y  : reader.streams.y        
    }
    
    # Instantiate the loss and error function
    loss, label_error = create_criterion_function(model, y).outputs

    # training config
    epoch_size = 10000
    minibatch_size = 1000
    
    # LR schedule over epochs 
    # In CNTK, an epoch is how often we get out of the minibatch loop to
    # do other stuff (e.g. checkpointing, adjust learning rate, etc.)
    lr_per_sample = [3e-4]*4+[1.5e-5]
    lr_per_minibatch = [lr * minibatch_size for lr in lr_per_sample]
    lr_schedule = C.learning_rate_schedule(lr_per_minibatch, C.UnitType.minibatch, epoch_size)
    
    # Momentum schedule
    momentum_as_time_constant = C.momentum_as_time_constant_schedule(700)
    
    # We use a the Adam optimizer which is known to work well on this dataset
    # Feel free to try other optimizers from 
    # https://www.cntk.ai/pythondocs/cntk.learner.html#module-cntk.learner
    learner = C.adam(parameters=model.parameters,
                     lr=lr_schedule,
                     momentum=momentum_as_time_constant,
                     gradient_clipping_threshold_per_sample=15, 
                     gradient_clipping_with_truncation=True)

    # Setup the progress updater
    progress_printer = C.logging.ProgressPrinter(50, first=1, tag='Training', num_epochs=max_epochs)
    
    # Uncomment below for more detailed logging
    #progress_printer = ProgressPrinter(freq=100, first=10, tag='Training', num_epochs=max_epochs) 

    # Instantiate the trainer
    trainer = C.Trainer(model, (loss, label_error), learner, progress_printer)

    # process minibatches and perform model training
    C.logging.log_number_of_parameters(model)

    t = 0
    for epoch in range(max_epochs):         # loop over epochs
        epoch_end = (epoch+1) * epoch_size
        while t < epoch_end:                # loop over minibatches on the epoch
            data = reader.next_minibatch(minibatch_size, input_map = input_map)
            trainer.train_minibatch(data)               # update model with it
            t += data[y].num_samples                    # samples so far
        trainer.summarize_training_progress()

def do_train():
    global z
    z = create_model(x)
    criterion = create_criterion_function(z, y)
    reader = create_reader(label_file, is_training=True)
    train(reader, z, max_epochs=10)
do_train()

Alright, so how does this thing actually perform against the fabricated data set?  Perfectly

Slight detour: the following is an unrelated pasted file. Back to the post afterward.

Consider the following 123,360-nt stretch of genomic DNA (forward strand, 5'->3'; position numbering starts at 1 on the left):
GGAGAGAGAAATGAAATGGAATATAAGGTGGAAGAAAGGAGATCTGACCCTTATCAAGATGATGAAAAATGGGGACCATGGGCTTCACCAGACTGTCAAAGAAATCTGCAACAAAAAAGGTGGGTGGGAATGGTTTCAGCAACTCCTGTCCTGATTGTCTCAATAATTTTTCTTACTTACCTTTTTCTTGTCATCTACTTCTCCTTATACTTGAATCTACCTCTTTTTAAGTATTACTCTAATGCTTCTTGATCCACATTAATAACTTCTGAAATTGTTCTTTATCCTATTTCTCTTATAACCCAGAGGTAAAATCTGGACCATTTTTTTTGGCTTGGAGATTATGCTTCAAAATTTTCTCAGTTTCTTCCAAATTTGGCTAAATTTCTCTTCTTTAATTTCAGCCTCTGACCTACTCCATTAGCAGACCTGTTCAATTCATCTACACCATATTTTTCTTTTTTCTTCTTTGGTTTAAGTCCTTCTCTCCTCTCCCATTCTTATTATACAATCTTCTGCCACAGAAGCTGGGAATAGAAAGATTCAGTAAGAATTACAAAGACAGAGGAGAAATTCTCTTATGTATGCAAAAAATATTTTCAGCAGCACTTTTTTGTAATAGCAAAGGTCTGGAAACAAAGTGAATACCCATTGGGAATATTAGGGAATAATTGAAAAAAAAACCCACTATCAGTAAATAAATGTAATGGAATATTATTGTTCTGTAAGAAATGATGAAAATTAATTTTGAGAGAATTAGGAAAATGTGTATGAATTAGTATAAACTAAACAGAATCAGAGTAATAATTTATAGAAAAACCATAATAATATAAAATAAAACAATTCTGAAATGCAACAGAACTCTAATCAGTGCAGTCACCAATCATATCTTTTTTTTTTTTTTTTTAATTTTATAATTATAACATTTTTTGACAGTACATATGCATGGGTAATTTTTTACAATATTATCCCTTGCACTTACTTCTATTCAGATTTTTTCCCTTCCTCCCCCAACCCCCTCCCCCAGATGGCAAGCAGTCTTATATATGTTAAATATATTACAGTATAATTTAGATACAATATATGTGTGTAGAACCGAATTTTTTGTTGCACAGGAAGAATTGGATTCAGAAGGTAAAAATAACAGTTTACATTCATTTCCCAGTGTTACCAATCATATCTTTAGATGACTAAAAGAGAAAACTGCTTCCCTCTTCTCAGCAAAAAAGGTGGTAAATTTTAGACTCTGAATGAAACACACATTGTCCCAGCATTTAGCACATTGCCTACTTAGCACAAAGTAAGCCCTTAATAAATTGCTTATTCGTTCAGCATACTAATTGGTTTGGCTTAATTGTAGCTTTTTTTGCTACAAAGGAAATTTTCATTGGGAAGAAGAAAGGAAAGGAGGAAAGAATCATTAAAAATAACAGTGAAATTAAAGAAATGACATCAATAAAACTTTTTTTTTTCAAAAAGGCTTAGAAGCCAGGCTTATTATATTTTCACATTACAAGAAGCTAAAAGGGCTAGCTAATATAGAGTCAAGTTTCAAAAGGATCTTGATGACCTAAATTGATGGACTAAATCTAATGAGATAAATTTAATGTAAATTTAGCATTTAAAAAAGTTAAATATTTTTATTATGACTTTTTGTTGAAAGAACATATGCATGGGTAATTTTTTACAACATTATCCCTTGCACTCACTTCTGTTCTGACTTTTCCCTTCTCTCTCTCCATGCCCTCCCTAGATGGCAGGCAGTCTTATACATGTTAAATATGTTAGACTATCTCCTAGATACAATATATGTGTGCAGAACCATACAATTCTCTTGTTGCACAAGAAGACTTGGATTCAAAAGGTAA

Here is the Output Logs

Training 1579 parameters in 16 parameter tensors.
Learning rate per minibatch: 0.3
 Minibatch[   1-   1]: loss = 0.692847 * 334, metric = 62.57% * 334;
Finished Epoch[1 of 10]: [Training] loss = 0.690255 * 10325, metric = 58.48% * 10325 1.226s (8421.7 samples/s);
 Minibatch[   1-   1]: loss = 0.686975 * 333, metric = 62.16% * 333;
Finished Epoch[2 of 10]: [Training] loss = 0.680637 * 9992, metric = 62.50% * 9992 0.492s (20308.9 samples/s);
 Minibatch[   1-   1]: loss = 0.669446 * 333, metric = 61.86% * 333;
Finished Epoch[3 of 10]: [Training] loss = 0.614048 * 9987, metric = 62.49% * 9987 0.476s (20981.1 samples/s);
 Minibatch[   1-   1]: loss = 0.485046 * 333, metric = 62.16% * 333;
Finished Epoch[4 of 10]: [Training] loss = 0.374500 * 9989, metric = 82.91% * 9989 0.496s (20139.1 samples/s);
Learning rate per minibatch: 0.015000000000000001
 Minibatch[   1-   1]: loss = 0.265994 * 333, metric = 100.00% * 333;
Finished Epoch[5 of 10]: [Training] loss = 0.260414 * 9987, metric = 100.00% * 9987 0.516s (19354.7 samples/s);
 Minibatch[   1-   1]: loss = 0.256089 * 333, metric = 100.00% * 333;
Finished Epoch[6 of 10]: [Training] loss = 0.248763 * 9989, metric = 100.00% * 9989 0.493s (20261.7 samples/s);
 Minibatch[   1-   1]: loss = 0.241517 * 332, metric = 100.00% * 332;
Finished Epoch[7 of 10]: [Training] loss = 0.238082 * 9988, metric = 100.00% * 9988 0.505s (19778.2 samples/s);
 Minibatch[   1-   1]: loss = 0.231504 * 332, metric = 100.00% * 332;
Finished Epoch[8 of 10]: [Training] loss = 0.227827 * 9988, metric = 100.00% * 9988 0.479s (20851.8 samples/s);
 Minibatch[   1-   1]: loss = 0.223481 * 333, metric = 100.00% * 333;
Finished Epoch[9 of 10]: [Training] loss = 0.217725 * 9987, metric = 100.00% * 9987 0.498s (20054.2 samples/s);
 Minibatch[   1-   1]: loss = 0.210213 * 332, metric = 100.00% * 332;
Finished Epoch[10 of 10]: [Training] loss = 0.207697 * 9989, metric = 100.00% * 9989 0.503s (19858.8 samples/s);

Freaking nice.  So do realize the metric here is for accuracy and not loss.  Great freaking stuff!

Summary

So this example uses some dummy data, but replacing the data, upping the number of neurons increasing the number of epochs and reducing the minibatch size (due to input sequence size comparably) means that in reality we get really good results kinda similar to this, but not exactly.  Real data vs sythesized data is always different; reality vs perfection (right?).  Anyways, it appears to work on real data as well.

Final Notes

I wish I had enough time to really track this and write it out well; but post questions and I’ll do my best to answer them.  This approach to the problem appeared to have significant promise.